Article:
Reinventing stealth in 2D with Mark of the Ninja

August 3, 2012 8:00 PM | Staff

markofninja gama.jpgAlthough there are plenty of ninja games, quite few depict the ninja as the master of stealth and trickery he ought to be. And stealth games are precious rare in the platformer genre. But with its upcoming Mark of the Ninja, Klei Entertainment wanted to try a couple new things.

Nels Anderson is leading the game's design, and even tackled the early legs of the project all on his own. It's the first time Vancouver-based Klei has done multiple projects at once; work on Mark of the Ninja became possible once Shank 2 was underway. Anderson says his studio would rather encourage cool ideas when they're possible rather than wait for some unspecified "right time."

With Klei's well-received Shank games, "we had figured out all this stuff about creating a 2D game that has really good feel, tight responsive controls, and stylized, super-fluid 60-frames animation," he says. "So let's take those core fundamentals, and use them to do something completely different."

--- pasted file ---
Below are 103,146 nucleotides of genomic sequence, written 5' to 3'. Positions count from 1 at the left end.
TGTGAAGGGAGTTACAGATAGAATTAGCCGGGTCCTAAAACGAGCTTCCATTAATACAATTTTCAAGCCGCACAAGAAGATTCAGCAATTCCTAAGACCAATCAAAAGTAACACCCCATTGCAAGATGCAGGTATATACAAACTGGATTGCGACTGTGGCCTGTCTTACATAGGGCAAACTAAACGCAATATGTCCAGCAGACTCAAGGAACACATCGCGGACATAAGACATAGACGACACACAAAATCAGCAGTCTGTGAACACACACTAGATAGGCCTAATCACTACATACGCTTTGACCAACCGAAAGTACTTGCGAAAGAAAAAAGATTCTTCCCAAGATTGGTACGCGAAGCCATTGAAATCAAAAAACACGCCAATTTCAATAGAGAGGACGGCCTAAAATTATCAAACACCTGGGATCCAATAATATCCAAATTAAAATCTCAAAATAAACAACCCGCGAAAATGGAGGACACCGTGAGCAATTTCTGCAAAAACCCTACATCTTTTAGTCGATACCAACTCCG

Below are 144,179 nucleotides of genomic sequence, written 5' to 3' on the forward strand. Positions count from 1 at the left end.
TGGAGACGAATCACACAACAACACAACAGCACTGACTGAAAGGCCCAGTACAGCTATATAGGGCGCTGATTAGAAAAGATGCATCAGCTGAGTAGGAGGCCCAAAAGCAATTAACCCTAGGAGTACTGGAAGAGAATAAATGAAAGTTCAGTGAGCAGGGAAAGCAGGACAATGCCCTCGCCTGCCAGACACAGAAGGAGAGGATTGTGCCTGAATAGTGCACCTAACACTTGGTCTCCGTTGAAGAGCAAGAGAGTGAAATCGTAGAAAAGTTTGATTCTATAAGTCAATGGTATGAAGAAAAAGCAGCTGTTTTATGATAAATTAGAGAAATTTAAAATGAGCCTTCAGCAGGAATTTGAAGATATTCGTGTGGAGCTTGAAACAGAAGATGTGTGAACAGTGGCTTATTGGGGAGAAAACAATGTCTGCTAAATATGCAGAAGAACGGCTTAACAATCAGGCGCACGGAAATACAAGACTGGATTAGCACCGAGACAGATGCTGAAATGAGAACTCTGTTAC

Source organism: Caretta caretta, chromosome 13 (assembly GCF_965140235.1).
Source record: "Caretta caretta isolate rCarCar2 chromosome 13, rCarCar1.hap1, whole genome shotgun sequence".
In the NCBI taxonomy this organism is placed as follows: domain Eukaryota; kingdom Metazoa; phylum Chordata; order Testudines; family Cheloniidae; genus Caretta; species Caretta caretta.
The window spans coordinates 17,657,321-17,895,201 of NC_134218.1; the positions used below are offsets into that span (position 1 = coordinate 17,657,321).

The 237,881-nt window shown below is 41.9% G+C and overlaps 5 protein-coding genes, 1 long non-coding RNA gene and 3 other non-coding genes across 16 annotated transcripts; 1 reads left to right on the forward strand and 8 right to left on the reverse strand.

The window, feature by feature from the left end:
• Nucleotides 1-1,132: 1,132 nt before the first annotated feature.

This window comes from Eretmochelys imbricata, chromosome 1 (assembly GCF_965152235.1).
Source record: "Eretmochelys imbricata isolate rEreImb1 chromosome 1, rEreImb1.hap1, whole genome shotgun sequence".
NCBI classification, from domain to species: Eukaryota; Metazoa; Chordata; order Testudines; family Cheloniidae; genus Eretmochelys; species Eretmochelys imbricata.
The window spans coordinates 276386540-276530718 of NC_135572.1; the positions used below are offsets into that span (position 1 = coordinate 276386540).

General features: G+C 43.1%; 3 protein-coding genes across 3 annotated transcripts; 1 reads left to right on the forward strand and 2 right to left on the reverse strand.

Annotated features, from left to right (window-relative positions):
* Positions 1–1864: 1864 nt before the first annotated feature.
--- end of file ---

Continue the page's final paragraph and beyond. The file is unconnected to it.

As a fan of stealth games, Anderson saw an opportunity to mix up the melee combat generally native to 2D platformers. "At a high level, part of the reason I like stealth games so much is... the flow of the game is all about the game pushing onto you. Some dudes show up, and you react," he explains.

But in stealth games the player is fundamentally undetected from the beginning: "It's the player that pokes and perturbs the world," Anderson says. "The flow of these games tends to be more about pull. You utilize your understanding of how the systems work, and you prod and disturb the game world in kind of an intersting way. That's why I like stealth games so much -- because it's not about reaction, it's about anticipation and planning."